The main feature of the manifesto is making the first £10,000 of income tax free. Whilst this would be a welcome tax cut for our lowest paid members it is questionable if this is best way to support the low paid. This is because middle and high earners also gain from this method of cutting income tax with the consequent cost.
Low paid workers will be less impressed by the plans to cut public sector pay in real terms and attack their modest pensions. The commitment to abolish the minimum wage age rates is welcome, but the manifesto says nothing about increasing the minimum wage or for that matter supporting the Living Wage campaign. Fair pay audits is also something UNISON would support, but why only for organisations employing more than 100 staff?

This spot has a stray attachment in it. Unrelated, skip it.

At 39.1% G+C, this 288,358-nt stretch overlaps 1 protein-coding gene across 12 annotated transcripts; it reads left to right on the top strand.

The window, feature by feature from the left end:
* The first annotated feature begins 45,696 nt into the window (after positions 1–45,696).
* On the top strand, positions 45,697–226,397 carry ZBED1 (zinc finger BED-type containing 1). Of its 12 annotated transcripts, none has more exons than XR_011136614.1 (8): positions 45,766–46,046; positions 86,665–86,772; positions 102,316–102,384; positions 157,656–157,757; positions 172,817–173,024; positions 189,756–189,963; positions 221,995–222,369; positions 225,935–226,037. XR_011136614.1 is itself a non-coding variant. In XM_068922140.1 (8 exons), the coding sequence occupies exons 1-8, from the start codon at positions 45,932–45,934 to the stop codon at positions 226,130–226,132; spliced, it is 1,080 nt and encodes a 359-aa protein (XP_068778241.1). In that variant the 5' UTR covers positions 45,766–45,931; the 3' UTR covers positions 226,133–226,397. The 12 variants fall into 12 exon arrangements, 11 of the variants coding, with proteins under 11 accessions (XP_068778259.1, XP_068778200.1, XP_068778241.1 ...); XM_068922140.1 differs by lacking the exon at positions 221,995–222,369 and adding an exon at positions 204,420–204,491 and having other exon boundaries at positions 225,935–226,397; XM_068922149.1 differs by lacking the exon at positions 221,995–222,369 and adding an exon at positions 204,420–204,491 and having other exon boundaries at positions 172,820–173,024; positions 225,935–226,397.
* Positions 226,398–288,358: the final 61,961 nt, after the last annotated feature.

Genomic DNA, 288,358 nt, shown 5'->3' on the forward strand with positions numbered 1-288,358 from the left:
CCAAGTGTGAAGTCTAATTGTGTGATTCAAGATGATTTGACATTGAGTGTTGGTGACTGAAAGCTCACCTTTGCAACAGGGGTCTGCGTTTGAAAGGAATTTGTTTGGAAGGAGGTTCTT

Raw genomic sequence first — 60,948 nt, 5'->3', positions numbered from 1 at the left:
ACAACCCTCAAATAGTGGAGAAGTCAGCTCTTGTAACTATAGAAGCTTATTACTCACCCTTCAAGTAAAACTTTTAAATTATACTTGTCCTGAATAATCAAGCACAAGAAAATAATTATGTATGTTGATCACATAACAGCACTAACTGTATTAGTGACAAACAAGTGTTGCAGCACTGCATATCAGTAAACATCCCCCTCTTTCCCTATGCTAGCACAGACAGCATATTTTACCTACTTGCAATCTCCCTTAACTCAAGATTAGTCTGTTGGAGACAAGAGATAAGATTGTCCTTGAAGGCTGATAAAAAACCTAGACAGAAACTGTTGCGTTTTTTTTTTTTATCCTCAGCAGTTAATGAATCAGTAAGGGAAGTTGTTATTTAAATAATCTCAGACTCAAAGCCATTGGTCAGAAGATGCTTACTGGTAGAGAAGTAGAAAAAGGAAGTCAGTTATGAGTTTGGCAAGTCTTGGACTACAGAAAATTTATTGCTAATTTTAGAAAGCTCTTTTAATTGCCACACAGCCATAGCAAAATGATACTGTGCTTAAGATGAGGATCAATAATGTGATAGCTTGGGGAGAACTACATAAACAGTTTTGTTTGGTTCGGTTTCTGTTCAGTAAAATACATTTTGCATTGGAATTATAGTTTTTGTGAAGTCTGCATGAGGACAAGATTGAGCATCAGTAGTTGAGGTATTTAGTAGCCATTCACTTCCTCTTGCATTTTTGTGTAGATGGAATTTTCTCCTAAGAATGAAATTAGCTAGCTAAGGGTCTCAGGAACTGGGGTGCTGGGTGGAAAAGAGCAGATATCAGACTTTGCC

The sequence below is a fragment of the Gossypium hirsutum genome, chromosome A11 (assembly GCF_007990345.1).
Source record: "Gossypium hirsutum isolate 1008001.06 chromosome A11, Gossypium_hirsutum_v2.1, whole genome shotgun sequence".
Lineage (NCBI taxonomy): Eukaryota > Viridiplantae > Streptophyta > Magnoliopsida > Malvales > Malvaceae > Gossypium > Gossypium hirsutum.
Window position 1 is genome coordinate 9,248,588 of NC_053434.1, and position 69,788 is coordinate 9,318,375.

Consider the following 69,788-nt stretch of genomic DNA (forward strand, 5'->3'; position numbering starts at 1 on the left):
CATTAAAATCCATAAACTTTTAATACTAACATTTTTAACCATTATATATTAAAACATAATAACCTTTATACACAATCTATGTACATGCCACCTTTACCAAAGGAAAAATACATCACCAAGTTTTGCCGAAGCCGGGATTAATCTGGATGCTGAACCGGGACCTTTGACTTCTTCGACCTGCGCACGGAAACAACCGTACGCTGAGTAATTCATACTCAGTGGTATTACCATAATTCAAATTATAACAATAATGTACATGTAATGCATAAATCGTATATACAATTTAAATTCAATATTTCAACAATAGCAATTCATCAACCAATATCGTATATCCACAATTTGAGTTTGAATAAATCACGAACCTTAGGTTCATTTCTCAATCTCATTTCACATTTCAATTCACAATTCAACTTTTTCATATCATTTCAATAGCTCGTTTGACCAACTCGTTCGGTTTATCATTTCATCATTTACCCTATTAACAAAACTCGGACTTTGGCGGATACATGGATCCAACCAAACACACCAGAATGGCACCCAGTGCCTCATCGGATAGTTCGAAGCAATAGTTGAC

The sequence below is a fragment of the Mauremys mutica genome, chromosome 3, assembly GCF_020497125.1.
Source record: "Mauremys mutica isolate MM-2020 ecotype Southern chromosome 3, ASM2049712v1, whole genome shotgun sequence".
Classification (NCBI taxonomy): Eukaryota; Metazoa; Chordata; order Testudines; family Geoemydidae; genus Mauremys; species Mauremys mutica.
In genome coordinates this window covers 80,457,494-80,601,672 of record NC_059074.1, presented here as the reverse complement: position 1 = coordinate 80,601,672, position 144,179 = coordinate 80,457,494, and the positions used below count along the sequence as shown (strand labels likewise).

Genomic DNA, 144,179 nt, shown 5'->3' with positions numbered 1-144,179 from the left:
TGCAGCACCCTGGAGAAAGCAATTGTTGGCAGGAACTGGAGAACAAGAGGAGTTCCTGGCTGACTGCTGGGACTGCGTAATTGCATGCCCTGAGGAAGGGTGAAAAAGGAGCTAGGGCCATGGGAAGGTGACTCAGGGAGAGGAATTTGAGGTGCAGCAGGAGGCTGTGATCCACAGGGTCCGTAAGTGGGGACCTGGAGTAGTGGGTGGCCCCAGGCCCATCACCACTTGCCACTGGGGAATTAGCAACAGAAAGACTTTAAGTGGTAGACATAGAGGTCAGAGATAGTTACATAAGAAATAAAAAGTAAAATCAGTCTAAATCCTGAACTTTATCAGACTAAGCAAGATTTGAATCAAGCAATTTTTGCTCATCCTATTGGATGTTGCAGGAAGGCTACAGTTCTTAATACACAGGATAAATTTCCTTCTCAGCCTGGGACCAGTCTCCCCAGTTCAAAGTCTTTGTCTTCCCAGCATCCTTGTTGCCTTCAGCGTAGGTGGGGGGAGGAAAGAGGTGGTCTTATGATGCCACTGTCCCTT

Spending commitments would like the Tories be paid for by cutting waste. At least there is more detail in this manifesto, including welcome cuts in the use of management consultants, but it still looks pretty optimistic. Not replacing Trident is one way we would support, but the manifesto actually only commits to not replacing on a like for like basis. This would reduce any saving.
The manifesto is strong on climate change and the Liberal Democrats have a good record on this. However, the energy policy rejects both nuclear and coal, a position that is simply not credible in Scotland. A balanced energy policy is the best approach.
The partial sale of Royal Mail is not consistent with a commitment to the universal service. We also have populist but meaningless statements on cutting ‘red tape’, using the widely discredited sunset and ‘one in one out’ clauses.
Given the recent boost in Liberal Democrat poll ratings this manifesto is likely to come under some scrutiny as the campaign develops. As usual with the Liberal Democrats it is a bit of a curate’s egg, particularly for workers.